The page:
Why Online Learning Disadvantages The people behind a new report say that internet and online education is starting to favor advantaged, usually overqualified, students at the expense of poor students at the expense of people in poverty. Their argument against “the mediocre” being in control?
Why Is Online Learning Disadvantages
People who are willing to put in the time and energy in order to earn a degree at a traditional university are a lucky bunch, and they’re now facing a growing double whammy: not only are the cost of education rising, but the nature of learning is changing in a negative way. Online education offers a fun way to succeed, if all you really want to do is turn out short, superficial certificates.
Traditional university enrollment has declined since the early 2000s, according to the Georgetown University Center on Education and the Workforce. Meanwhile, more and more people are taking online learning courses to satisfy their skills and certification needs. According to the National Center for Education Statistics, 3.1 million Americans enrolled in postsecondary school last year, 2.4 million of whom were in some kind of online course. What most people don’t know is that online course completions vary widely.
In high school, 89 percent of students earn at least a 2.0 GPA on a 4.0 scale by graduation, but only 38 percent complete college-level online coursework. The vast majority of students who begin online courses initially enroll because of the ease of learning without direct interaction with a professor, such as via video lecture or a test or reading coursework. Students typically have a complete change of heart once they begin taking actual courses, and their disconnection causes a mess for employers.
When students first begin online courses, they expect that they will be able to take them with little to no testing or tutoring, because the class is delivered online. Students usually buy a course folder or prepare themselves through an online course management system (CSMS). Not only is this unwieldy, but students are often frustrated with the lack of interaction with instructors and fellow students, since there is no real-time conversation.
When students end their online course participation, most go back to enrolling in the in-person classes they had started. They find that once again, the professor is involved in the class, so they go back to trying it again. If they move on after completing one online course, students often do not start all over again. The changes to the CSMS are often drastic: readings may be revised to eliminate introductory notes or changes made to the course materials, which should change when the student participates in the online version. You wouldn’t take an algebra test multiple times to see if you need to change your answers, so why would you take an online class multiple times in order to get the right answer?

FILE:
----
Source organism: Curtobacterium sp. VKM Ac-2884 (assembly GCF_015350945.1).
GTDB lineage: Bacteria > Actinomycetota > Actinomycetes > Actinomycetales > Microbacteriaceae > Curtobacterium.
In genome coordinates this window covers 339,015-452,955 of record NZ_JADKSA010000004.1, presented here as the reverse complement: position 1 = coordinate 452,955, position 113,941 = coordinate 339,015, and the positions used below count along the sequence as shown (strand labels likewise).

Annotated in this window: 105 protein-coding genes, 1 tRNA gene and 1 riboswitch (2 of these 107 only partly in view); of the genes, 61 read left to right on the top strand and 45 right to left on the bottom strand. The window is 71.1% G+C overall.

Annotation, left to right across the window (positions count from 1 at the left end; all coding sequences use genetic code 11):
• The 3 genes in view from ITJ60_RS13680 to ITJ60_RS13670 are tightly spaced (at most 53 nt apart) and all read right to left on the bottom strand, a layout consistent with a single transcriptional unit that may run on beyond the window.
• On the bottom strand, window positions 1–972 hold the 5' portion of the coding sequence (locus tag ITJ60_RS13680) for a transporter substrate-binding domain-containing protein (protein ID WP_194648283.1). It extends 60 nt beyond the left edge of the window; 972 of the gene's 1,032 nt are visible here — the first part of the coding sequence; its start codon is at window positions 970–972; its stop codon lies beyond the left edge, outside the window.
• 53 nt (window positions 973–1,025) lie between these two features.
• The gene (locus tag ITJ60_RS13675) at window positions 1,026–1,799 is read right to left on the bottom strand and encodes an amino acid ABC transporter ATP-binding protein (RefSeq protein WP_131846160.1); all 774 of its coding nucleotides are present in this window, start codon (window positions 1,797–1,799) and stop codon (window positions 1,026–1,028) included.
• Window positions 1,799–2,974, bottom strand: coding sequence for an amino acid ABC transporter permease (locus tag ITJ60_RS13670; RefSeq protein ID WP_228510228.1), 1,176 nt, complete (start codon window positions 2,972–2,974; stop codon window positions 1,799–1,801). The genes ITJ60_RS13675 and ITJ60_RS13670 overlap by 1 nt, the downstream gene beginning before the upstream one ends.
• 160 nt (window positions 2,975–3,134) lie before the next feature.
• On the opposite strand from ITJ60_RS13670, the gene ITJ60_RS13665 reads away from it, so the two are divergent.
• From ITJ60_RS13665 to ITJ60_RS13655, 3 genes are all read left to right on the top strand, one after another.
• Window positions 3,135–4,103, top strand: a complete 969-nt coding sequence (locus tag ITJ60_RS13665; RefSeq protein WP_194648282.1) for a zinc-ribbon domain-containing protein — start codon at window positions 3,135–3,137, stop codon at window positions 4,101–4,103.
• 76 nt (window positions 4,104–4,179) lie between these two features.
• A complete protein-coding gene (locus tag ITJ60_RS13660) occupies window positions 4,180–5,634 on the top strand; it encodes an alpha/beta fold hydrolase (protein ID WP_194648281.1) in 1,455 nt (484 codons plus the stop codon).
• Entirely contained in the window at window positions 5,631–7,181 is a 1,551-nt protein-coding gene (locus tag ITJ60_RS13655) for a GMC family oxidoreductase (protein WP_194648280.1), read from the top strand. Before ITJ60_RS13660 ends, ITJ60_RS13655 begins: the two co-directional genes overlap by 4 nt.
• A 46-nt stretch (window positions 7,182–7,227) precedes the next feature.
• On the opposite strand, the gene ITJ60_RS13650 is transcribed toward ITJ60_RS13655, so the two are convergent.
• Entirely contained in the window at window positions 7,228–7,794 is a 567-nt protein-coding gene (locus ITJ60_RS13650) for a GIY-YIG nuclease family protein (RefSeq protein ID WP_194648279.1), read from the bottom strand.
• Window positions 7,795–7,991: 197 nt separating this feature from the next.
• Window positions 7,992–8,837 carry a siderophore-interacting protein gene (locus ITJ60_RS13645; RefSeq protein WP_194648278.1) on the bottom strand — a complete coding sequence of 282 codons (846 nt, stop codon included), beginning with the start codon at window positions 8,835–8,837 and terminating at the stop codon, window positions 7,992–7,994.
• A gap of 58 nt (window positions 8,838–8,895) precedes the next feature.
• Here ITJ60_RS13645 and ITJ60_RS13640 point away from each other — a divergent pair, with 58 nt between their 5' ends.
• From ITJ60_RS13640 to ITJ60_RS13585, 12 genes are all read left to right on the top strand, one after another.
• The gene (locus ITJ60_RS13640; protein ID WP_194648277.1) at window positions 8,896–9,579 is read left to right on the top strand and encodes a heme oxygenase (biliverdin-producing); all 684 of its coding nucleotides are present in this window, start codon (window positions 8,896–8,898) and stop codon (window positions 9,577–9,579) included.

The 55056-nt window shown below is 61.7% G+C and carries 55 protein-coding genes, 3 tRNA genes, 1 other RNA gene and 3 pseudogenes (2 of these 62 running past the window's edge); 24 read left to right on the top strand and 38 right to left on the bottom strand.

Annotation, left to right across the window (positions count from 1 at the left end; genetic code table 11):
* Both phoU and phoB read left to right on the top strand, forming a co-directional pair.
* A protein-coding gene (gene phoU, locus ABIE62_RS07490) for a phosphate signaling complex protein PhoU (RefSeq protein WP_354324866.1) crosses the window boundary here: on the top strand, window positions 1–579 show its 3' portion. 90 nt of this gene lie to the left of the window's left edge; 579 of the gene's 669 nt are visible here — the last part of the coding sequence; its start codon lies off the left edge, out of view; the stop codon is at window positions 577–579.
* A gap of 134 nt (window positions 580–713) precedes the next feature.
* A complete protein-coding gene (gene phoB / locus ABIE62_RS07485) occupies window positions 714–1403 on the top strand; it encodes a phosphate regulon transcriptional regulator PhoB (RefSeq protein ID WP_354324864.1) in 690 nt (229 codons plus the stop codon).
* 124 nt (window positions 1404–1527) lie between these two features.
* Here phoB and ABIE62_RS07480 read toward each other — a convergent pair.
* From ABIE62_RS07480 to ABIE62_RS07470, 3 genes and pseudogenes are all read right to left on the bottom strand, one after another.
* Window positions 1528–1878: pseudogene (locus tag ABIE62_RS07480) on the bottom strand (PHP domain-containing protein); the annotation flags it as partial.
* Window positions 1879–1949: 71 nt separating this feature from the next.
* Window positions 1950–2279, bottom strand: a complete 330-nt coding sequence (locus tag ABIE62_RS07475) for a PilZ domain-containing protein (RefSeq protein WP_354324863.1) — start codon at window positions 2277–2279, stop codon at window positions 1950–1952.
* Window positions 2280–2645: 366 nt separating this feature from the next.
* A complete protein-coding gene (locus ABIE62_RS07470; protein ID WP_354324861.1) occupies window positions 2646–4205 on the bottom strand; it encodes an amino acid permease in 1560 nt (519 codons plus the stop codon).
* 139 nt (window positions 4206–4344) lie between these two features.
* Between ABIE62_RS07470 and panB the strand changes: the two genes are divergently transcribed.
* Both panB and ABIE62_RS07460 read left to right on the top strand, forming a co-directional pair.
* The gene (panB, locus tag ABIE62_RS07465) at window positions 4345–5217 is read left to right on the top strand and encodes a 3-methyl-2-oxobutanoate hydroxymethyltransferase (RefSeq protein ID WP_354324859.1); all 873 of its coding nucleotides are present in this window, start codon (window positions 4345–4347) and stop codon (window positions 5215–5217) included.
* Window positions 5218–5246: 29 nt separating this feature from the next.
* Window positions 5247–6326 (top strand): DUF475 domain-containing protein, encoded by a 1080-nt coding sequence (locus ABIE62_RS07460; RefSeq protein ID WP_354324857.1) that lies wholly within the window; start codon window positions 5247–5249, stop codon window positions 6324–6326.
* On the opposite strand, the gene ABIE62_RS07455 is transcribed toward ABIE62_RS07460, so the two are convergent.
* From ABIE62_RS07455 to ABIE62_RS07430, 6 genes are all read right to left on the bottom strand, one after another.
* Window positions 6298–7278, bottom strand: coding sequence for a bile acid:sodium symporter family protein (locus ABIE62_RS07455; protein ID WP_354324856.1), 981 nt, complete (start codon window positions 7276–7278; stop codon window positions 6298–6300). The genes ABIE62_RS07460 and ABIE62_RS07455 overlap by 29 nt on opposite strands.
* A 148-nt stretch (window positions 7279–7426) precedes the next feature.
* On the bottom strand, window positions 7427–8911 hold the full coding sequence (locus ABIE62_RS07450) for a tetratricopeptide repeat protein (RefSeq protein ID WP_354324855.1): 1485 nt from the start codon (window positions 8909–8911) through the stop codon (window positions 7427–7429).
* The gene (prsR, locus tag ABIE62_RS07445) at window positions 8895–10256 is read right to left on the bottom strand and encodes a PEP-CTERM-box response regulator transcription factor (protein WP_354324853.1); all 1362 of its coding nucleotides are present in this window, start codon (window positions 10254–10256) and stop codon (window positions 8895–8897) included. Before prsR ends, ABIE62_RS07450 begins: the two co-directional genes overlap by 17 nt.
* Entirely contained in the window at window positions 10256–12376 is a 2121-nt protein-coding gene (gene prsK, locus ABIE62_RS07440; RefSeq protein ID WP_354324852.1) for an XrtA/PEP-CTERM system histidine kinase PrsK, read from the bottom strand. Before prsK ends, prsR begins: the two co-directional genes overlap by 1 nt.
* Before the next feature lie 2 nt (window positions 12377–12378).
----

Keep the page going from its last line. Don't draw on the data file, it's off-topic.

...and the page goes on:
When they go back to the in-person classes, students often struggle with the expectations they have about the professor and the course. College has long struggled with the positive, negative or even totally absent feedback; the great thing about online courses is that there is little to no communication between the professor and the student. Now, students expect to get clear feedback, but online grading systems make that almost impossible. College students expect, for example, to receive 30 questions per class, but in any given class, only the ten questions that are most relevant to the course will be asked. That means that asking one of the 30 questions may provide an extra 20 percent of feedback, but asking five answers would provide more than double that much feedback, as each question will be answered incorrectly only half of the time. Any feedback necessary to complete the class would come from the faculty member themselves, which could be impossible because these instructors are not equipped to respond to every question asked during class and they feel people tend to ask too many questions in the classroom.
With all this, one can understand why so many college students don’t complete their online courses. However, that doesn’t mean that online education works. The motivation to complete an online course is purely extrinsic: the desire to be successful and get a particular skill certification. Once online courses are finished, students often wonder why they didn’t finish the course; they want to earn a certificate. And once a certificate is earned, they don’t want to go back to taking classes that won’t get them a job, where they are constantly in competition with others who are doing the same thing. That leads students to enroll in more online courses and then as an incentive to keep taking online courses, they then begin to take additional classes.
College-level online courses shouldn’t be confused with certificate programs that can be taken without any form of direct interaction with faculty. These programs generally require a GPA of 3.0 and a certain level of experience or knowledge. If you take these online courses with the goal of earning college-level credits and don’t get a high GPA, you need to take the same online courses again in order to get a higher grade. The difference between these programs and higher-level courses in college is that the certificates they produce aren’t worth as much as the credentials you acquire for